64. Current New Zealand employment law establishes a single set of minimum standards for all industries, with a small number of exceptions, such as the starting out wage versus the minimum wage.
65. For the most part, every employee, regardless of industry, must have a minimum rate of pay, leave entitlements and employment protections.
66. This means employers understand what to do when they offer someone a job and the penalties for failing in those clear obligations.
67. The Chambers’ suggestion of a rating system makes many of these issues redundant and eliminates complexity and costs.
COSTS AND COMPLEXITY
68. Government must recognise the damage Covid wreaked on the private and productive sector and the enormous challenge of rebuilding and staying solvent to employ workers and live up to their ambitions as responsible and accountable enterprises to feed families and the community.
69. For many employers, the main problem will be having to pay imposed salary and wage rates that they cannot afford given the introduction of minimum wages, additional sick leave, and rising operating costs from rents to interest rates, as well as restructuring and refining their offers.
70. The result will be increased risk of job losses, redundancies for out-moded skills, disincentivising training and apprenticeships and accelerating further automation and disintermediation of once manual and labour-intensive procedures and processes.
71. Business will be stung by compliance and administration costs as well as having to engage experts from lawyers to HR consultants to guide them through the new regime. Government will also have a heyday recruiting an army of bureaucrats to implement FPAs.
MEDIATION AND DISPUTE RESOLUTION
72. Fair Pay Agreements are going to be long and complex and are an open invitation to inevitable stalemates and mediation. They aim to establish rules for base rates of pay, pay scales, allowances, and overtime, which will all be different depending on the agreement itself.
73. Under the current proposal the Employment Relations Authority is the exclusive default mediator, using precedence to inform ruling, but they are also the final adjudicator.
74. Private enterprise cannot accept that position of a government sponsored body in this critical role. They are not state owned or run trading enterprises as found in other countries which apply this type of arbitration.
75. There are thousands of skilled, independent, and experienced mediators to use and ensure transparency and determination of issues.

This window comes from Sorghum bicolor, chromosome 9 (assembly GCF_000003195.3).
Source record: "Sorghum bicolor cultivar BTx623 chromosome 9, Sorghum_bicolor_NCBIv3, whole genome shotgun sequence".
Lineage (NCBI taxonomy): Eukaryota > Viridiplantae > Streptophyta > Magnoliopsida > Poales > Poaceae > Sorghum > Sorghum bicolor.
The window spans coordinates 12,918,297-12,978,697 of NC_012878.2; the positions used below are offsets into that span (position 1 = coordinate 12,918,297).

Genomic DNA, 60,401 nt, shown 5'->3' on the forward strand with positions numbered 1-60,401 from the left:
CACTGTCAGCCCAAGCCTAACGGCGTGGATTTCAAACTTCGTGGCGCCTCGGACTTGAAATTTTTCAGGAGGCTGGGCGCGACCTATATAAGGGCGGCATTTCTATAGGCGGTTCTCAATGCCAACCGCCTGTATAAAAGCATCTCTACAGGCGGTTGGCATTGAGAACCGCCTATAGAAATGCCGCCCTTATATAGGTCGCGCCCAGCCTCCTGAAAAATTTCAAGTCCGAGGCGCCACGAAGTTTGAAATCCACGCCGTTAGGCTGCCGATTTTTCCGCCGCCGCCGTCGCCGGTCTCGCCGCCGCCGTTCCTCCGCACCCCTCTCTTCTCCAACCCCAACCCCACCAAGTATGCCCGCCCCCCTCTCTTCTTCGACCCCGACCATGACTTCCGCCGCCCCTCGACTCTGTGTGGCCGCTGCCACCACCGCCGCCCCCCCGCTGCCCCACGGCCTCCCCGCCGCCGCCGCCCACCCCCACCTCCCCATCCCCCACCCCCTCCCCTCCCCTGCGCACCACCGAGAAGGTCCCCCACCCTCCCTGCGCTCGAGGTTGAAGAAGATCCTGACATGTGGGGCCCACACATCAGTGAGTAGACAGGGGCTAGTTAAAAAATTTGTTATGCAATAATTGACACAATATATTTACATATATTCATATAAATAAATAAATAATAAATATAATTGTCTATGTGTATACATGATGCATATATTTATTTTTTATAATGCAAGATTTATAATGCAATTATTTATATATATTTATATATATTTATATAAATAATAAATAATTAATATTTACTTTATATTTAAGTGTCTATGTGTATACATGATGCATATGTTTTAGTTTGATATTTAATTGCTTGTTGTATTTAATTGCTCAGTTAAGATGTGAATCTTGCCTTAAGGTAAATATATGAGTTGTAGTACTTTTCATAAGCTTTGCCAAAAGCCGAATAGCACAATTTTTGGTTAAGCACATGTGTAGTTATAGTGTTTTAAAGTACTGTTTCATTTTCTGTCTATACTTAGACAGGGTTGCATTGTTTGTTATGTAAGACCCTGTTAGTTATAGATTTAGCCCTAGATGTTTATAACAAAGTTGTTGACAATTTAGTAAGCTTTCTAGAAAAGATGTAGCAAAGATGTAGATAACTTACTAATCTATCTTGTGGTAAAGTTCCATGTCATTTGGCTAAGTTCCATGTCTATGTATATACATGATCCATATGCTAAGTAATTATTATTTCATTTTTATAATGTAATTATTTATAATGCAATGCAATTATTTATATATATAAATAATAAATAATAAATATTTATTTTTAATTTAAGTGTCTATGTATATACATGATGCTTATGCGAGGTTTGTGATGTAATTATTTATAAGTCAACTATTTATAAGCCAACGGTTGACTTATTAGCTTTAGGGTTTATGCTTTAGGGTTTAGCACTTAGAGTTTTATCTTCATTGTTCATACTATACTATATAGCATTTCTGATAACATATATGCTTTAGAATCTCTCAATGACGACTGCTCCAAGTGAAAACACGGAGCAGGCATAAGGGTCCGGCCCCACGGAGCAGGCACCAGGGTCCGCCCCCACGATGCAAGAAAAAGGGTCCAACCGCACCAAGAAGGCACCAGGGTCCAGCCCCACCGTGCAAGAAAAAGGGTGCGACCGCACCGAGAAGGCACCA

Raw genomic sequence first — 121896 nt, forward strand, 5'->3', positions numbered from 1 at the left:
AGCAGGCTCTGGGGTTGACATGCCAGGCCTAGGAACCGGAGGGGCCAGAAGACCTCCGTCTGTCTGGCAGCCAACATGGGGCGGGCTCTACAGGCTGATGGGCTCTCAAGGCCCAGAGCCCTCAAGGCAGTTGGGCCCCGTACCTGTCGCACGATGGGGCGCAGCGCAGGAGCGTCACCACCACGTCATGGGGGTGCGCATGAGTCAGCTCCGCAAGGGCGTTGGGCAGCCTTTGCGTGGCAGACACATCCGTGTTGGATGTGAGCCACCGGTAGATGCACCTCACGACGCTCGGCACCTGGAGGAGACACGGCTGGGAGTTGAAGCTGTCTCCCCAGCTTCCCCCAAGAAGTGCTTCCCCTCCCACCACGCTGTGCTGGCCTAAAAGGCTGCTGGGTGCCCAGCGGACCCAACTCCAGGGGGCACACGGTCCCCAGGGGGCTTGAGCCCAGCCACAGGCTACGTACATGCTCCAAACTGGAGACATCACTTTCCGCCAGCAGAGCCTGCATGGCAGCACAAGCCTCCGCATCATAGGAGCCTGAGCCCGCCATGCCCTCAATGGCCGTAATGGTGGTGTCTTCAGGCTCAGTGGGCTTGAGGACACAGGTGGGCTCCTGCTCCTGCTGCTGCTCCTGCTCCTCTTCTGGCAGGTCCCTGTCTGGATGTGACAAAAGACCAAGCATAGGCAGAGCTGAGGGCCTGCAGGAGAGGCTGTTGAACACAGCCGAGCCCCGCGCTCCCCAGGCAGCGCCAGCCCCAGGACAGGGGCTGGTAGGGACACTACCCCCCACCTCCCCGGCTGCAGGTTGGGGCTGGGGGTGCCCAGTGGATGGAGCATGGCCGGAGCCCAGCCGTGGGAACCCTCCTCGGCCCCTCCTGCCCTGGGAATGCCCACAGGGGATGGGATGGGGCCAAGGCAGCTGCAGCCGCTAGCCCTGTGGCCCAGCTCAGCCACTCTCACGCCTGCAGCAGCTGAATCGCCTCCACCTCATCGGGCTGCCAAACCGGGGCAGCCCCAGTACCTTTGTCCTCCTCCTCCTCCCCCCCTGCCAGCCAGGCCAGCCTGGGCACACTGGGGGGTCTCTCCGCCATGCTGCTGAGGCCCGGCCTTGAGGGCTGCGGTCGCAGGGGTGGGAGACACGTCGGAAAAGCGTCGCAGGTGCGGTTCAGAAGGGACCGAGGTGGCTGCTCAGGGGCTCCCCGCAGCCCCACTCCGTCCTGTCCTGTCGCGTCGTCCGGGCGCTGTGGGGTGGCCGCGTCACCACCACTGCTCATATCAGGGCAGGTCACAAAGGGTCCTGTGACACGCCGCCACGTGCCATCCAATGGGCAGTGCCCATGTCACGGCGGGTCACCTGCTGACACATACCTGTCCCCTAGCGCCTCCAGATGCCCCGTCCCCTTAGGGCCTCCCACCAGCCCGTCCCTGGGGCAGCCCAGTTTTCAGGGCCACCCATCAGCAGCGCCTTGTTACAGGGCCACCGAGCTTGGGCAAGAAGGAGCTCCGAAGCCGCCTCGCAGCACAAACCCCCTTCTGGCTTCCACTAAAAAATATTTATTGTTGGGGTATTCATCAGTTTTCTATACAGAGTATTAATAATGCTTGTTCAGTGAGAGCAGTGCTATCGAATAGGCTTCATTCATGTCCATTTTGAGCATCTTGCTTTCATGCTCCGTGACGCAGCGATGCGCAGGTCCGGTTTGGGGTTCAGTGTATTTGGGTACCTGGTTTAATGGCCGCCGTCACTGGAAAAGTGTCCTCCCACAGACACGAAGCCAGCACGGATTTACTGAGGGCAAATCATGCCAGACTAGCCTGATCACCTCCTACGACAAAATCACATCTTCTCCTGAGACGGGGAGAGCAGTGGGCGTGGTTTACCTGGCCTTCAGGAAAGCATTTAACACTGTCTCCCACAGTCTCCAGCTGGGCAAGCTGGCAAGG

VETTING AND RATIFICATION OF AGREEMENTS
76. The proposed law, having already given unions and now approved representative business organisation high office, also elevates the ERA as the body with the obligation to vet and approve each FPA if it ticks all the boxes.
77. Employees and employers covered by an FPA will be able to vote to ratify the binding agreement with a simple majority, overseen by the union and approved negotiators.
78. Once again, the ERA is the bulwark if the vote fails to support the FPA with power to fix the terms. Provisions also promulgated for MBIE oversight as well as supporting secondary legislation to nail down loose process in getting an FPA implemented.
79. No enterprise should be subjected to government dictating representation and ratification agencies.
80. Private sector business owners and employers cannot be disenfranchised to this degree. They must have the right to appoint their own experts.
81. The Chambers supports ethical, fair pay and opportunities.
82. This Bill will not achieve its purpose.
83. It will be costly, hard to action let alone implement and erodes the basic rights of employees and employers.
84. Defining which FPA applies to an individual employee, given the need for multi-disciplinary skills in SMEs, will be confusing and complex.
85. This Bill, couched in the language, job definitions and relationships of the past will not create the transformation New Zealand needs so urgently to compete globally and diversify its economy, lift productivity, and motivate, recruit, develop and retain skills that are relevant in the digital era to build prosperity.
86. The New Zealand Chambers of Commerce cannot support the Bill and its compulsory bargaining provisions and decisions.
87. The Chambers seek a new voluntary certification model that motivates and incentivises change for the better to lift the bar on pay rates and conditions to create a skilled, progressive, and productive workforce, rewarded for contribution and lifelong learning as part of an enterprise and its brand appeal.
88. We welcome the opportunity to participate constructively in finding a fair way forward with government and other organisations that can be implemented, gives workers – and employers – dignity, fairness and protects their right to choose and enables adaptation, flexibility and learning to meet our changing world.